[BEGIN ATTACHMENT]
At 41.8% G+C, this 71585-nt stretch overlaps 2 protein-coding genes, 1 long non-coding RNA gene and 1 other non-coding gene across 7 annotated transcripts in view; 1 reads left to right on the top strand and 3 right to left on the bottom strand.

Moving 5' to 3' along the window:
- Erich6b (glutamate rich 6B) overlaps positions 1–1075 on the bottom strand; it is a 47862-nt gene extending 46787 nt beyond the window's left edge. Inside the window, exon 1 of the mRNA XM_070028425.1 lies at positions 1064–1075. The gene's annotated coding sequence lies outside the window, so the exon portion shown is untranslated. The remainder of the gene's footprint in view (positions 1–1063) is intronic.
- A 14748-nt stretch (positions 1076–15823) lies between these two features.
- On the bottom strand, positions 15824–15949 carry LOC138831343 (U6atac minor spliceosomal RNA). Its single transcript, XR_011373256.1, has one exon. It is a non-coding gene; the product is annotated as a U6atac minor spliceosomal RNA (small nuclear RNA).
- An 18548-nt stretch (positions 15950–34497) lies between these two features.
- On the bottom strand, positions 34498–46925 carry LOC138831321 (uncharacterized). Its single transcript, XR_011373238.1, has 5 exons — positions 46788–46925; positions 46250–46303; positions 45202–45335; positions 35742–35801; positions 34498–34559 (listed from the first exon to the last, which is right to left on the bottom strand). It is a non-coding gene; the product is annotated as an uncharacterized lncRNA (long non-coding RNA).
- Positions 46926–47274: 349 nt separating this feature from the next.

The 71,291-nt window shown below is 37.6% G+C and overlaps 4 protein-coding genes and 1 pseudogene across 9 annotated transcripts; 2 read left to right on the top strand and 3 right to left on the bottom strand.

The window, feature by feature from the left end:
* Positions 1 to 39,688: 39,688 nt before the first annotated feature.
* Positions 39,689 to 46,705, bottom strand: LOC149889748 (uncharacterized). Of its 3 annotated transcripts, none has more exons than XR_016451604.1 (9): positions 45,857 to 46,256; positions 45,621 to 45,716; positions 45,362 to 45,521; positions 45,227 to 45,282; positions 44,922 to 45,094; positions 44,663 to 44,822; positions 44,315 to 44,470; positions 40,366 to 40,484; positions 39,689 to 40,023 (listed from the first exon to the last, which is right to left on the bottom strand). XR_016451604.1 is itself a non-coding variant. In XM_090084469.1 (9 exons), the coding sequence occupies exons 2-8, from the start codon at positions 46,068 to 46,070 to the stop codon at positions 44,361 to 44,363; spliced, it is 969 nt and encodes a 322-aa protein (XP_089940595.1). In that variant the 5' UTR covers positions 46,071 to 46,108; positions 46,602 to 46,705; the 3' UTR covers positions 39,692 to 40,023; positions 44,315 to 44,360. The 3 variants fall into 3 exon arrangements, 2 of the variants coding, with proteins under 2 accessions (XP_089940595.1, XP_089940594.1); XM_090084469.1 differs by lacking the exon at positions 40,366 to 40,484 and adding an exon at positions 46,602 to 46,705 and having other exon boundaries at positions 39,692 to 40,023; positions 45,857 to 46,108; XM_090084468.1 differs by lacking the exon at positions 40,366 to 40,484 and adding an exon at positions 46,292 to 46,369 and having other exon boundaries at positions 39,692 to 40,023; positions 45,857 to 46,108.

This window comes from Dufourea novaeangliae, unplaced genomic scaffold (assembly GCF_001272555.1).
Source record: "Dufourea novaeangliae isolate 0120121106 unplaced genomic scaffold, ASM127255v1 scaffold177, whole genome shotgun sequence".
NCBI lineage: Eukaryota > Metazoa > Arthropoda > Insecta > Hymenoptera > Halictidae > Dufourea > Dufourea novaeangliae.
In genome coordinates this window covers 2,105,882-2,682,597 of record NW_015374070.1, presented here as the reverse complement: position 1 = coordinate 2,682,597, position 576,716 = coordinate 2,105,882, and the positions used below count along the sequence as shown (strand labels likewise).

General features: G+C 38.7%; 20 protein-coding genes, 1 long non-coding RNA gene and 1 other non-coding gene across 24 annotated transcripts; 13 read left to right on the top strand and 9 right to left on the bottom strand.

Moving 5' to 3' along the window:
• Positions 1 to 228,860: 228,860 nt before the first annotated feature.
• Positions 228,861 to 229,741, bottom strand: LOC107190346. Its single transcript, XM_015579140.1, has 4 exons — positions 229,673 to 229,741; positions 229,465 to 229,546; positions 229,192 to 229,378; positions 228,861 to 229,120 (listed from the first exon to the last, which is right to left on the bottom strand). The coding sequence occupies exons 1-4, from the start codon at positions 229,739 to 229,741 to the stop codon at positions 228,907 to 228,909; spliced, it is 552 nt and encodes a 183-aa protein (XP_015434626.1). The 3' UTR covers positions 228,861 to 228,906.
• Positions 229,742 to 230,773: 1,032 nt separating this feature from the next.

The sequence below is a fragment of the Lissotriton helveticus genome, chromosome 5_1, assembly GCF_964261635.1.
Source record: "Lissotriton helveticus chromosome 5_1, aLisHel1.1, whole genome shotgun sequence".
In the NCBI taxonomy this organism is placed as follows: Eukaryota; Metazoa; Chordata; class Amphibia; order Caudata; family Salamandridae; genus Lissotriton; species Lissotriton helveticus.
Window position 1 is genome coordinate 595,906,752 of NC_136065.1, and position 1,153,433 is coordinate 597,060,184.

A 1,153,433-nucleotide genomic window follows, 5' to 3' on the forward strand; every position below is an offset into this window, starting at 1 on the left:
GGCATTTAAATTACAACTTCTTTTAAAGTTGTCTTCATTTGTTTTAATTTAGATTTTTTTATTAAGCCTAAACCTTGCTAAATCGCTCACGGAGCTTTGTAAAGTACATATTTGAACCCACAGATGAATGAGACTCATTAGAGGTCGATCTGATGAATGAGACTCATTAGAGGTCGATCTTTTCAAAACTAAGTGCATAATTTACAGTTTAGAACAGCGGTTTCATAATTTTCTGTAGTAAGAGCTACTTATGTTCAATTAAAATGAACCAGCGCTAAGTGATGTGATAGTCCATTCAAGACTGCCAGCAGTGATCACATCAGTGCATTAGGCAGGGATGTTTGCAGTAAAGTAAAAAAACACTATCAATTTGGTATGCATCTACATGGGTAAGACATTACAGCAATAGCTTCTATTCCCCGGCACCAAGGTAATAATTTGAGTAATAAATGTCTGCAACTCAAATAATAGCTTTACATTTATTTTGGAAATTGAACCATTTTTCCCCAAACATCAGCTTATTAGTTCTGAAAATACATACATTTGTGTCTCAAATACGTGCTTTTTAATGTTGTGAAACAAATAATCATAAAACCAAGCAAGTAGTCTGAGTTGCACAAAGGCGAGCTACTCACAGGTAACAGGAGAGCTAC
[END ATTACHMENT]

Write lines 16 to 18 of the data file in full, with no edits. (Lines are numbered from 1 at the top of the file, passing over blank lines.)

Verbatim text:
In genome coordinates this window covers 2,105,882-2,682,597 of record NW_015374070.1, presented here as the reverse complement: position 1 = coordinate 2,682,597, position 576,716 = coordinate 2,105,882, and the positions used below count along the sequence as shown (strand labels likewise).

General features: G+C 38.7%; 20 protein-coding genes, 1 long non-coding RNA gene and 1 other non-coding gene across 24 annotated transcripts; 13 read left to right on the top strand and 9 right to left on the bottom strand.

Moving 5' to 3' along the window: